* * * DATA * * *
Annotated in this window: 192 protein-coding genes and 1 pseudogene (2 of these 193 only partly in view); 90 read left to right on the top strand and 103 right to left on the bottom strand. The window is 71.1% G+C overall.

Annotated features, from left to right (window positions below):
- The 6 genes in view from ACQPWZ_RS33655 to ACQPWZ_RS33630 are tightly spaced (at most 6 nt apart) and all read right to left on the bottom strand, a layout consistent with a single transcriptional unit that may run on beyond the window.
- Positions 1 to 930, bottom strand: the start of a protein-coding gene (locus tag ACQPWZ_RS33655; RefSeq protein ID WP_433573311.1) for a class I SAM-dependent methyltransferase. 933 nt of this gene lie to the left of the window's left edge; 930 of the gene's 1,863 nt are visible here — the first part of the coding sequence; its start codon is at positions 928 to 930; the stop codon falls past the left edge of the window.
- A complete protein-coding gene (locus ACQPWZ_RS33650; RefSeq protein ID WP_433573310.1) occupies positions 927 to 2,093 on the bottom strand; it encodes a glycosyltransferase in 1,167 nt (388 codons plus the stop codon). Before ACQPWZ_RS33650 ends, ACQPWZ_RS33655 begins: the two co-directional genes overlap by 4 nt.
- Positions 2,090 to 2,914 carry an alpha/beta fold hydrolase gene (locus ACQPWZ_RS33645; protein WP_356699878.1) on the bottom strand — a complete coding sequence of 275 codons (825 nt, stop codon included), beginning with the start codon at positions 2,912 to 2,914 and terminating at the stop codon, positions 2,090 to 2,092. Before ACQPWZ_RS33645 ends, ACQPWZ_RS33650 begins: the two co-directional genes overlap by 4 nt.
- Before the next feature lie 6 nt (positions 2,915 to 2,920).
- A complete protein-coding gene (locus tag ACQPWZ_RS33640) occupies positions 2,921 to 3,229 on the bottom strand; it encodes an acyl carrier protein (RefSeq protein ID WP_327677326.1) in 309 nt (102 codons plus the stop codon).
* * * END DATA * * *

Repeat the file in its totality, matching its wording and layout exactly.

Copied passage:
Annotated in this window: 192 protein-coding genes and 1 pseudogene (2 of these 193 only partly in view); 90 read left to right on the top strand and 103 right to left on the bottom strand. The window is 71.1% G+C overall.

Annotated features, from left to right (window positions below):
- The 6 genes in view from ACQPWZ_RS33655 to ACQPWZ_RS33630 are tightly spaced (at most 6 nt apart) and all read right to left on the bottom strand, a layout consistent with a single transcriptional unit that may run on beyond the window.
- Positions 1 to 930, bottom strand: the start of a protein-coding gene (locus tag ACQPWZ_RS33655; RefSeq protein ID WP_433573311.1) for a class I SAM-dependent methyltransferase. 933 nt of this gene lie to the left of the window's left edge; 930 of the gene's 1,863 nt are visible here — the first part of the coding sequence; its start codon is at positions 928 to 930; the stop codon falls past the left edge of the window.
- A complete protein-coding gene (locus ACQPWZ_RS33650; RefSeq protein ID WP_433573310.1) occupies positions 927 to 2,093 on the bottom strand; it encodes a glycosyltransferase in 1,167 nt (388 codons plus the stop codon). Before ACQPWZ_RS33650 ends, ACQPWZ_RS33655 begins: the two co-directional genes overlap by 4 nt.
- Positions 2,090 to 2,914 carry an alpha/beta fold hydrolase gene (locus ACQPWZ_RS33645; protein WP_356699878.1) on the bottom strand — a complete coding sequence of 275 codons (825 nt, stop codon included), beginning with the start codon at positions 2,912 to 2,914 and terminating at the stop codon, positions 2,090 to 2,092. Before ACQPWZ_RS33645 ends, ACQPWZ_RS33650 begins: the two co-directional genes overlap by 4 nt.
- Before the next feature lie 6 nt (positions 2,915 to 2,920).
- A complete protein-coding gene (locus tag ACQPWZ_RS33640) occupies positions 2,921 to 3,229 on the bottom strand; it encodes an acyl carrier protein (RefSeq protein ID WP_327677326.1) in 309 nt (102 codons plus the stop codon).